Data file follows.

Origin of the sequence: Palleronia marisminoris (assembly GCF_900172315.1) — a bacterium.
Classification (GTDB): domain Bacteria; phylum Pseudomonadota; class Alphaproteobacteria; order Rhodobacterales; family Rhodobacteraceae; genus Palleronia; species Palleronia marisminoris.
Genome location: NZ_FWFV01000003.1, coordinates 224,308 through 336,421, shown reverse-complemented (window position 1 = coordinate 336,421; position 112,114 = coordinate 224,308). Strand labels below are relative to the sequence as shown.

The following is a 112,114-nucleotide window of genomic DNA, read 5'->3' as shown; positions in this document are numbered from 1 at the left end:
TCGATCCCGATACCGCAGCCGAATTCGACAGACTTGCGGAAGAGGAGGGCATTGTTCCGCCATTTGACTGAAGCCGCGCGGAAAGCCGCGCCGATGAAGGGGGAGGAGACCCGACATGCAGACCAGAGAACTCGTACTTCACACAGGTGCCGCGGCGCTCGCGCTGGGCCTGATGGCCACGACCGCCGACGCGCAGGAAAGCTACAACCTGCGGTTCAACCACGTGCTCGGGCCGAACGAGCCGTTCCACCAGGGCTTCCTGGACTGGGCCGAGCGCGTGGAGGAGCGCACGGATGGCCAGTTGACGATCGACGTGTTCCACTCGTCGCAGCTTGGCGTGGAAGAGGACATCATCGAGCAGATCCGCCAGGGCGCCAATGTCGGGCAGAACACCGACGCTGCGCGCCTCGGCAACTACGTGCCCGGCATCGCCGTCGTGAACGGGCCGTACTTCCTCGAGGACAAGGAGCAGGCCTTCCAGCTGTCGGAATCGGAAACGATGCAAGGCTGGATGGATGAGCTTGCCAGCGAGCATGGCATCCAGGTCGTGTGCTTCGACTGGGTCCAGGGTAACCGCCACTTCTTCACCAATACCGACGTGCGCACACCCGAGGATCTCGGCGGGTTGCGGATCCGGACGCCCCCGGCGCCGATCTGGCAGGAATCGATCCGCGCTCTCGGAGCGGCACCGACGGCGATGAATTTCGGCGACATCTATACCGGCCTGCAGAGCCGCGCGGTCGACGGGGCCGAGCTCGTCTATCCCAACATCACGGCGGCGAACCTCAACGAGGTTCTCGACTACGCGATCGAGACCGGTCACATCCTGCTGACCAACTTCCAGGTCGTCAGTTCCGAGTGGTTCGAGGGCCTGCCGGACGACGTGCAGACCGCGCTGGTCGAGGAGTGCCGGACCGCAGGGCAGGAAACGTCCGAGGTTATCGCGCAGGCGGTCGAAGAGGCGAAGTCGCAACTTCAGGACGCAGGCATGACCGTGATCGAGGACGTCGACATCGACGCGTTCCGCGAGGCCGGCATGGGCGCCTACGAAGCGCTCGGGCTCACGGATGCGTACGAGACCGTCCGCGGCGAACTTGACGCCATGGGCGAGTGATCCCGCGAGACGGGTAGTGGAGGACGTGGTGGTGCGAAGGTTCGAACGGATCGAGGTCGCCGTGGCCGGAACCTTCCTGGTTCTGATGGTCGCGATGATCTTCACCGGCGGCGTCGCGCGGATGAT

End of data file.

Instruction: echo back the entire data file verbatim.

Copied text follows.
Origin of the sequence: Palleronia marisminoris (assembly GCF_900172315.1) — a bacterium.
Classification (GTDB): domain Bacteria; phylum Pseudomonadota; class Alphaproteobacteria; order Rhodobacterales; family Rhodobacteraceae; genus Palleronia; species Palleronia marisminoris.
Genome location: NZ_FWFV01000003.1, coordinates 224,308 through 336,421, shown reverse-complemented (window position 1 = coordinate 336,421; position 112,114 = coordinate 224,308). Strand labels below are relative to the sequence as shown.

The following is a 112,114-nucleotide window of genomic DNA, read 5'->3' as shown; positions in this document are numbered from 1 at the left end:
TCGATCCCGATACCGCAGCCGAATTCGACAGACTTGCGGAAGAGGAGGGCATTGTTCCGCCATTTGACTGAAGCCGCGCGGAAAGCCGCGCCGATGAAGGGGGAGGAGACCCGACATGCAGACCAGAGAACTCGTACTTCACACAGGTGCCGCGGCGCTCGCGCTGGGCCTGATGGCCACGACCGCCGACGCGCAGGAAAGCTACAACCTGCGGTTCAACCACGTGCTCGGGCCGAACGAGCCGTTCCACCAGGGCTTCCTGGACTGGGCCGAGCGCGTGGAGGAGCGCACGGATGGCCAGTTGACGATCGACGTGTTCCACTCGTCGCAGCTTGGCGTGGAAGAGGACATCATCGAGCAGATCCGCCAGGGCGCCAATGTCGGGCAGAACACCGACGCTGCGCGCCTCGGCAACTACGTGCCCGGCATCGCCGTCGTGAACGGGCCGTACTTCCTCGAGGACAAGGAGCAGGCCTTCCAGCTGTCGGAATCGGAAACGATGCAAGGCTGGATGGATGAGCTTGCCAGCGAGCATGGCATCCAGGTCGTGTGCTTCGACTGGGTCCAGGGTAACCGCCACTTCTTCACCAATACCGACGTGCGCACACCCGAGGATCTCGGCGGGTTGCGGATCCGGACGCCCCCGGCGCCGATCTGGCAGGAATCGATCCGCGCTCTCGGAGCGGCACCGACGGCGATGAATTTCGGCGACATCTATACCGGCCTGCAGAGCCGCGCGGTCGACGGGGCCGAGCTCGTCTATCCCAACATCACGGCGGCGAACCTCAACGAGGTTCTCGACTACGCGATCGAGACCGGTCACATCCTGCTGACCAACTTCCAGGTCGTCAGTTCCGAGTGGTTCGAGGGCCTGCCGGACGACGTGCAGACCGCGCTGGTCGAGGAGTGCCGGACCGCAGGGCAGGAAACGTCCGAGGTTATCGCGCAGGCGGTCGAAGAGGCGAAGTCGCAACTTCAGGACGCAGGCATGACCGTGATCGAGGACGTCGACATCGACGCGTTCCGCGAGGCCGGCATGGGCGCCTACGAAGCGCTCGGGCTCACGGATGCGTACGAGACCGTCCGCGGCGAACTTGACGCCATGGGCGAGTGATCCCGCGAGACGGGTAGTGGAGGACGTGGTGGTGCGAAGGTTCGAACGGATCGAGGTCGCCGTGGCCGGAACCTTCCTGGTTCTGATGGTCGCGATGATCTTCACCGGCGGCGTCGCGCGGATGAT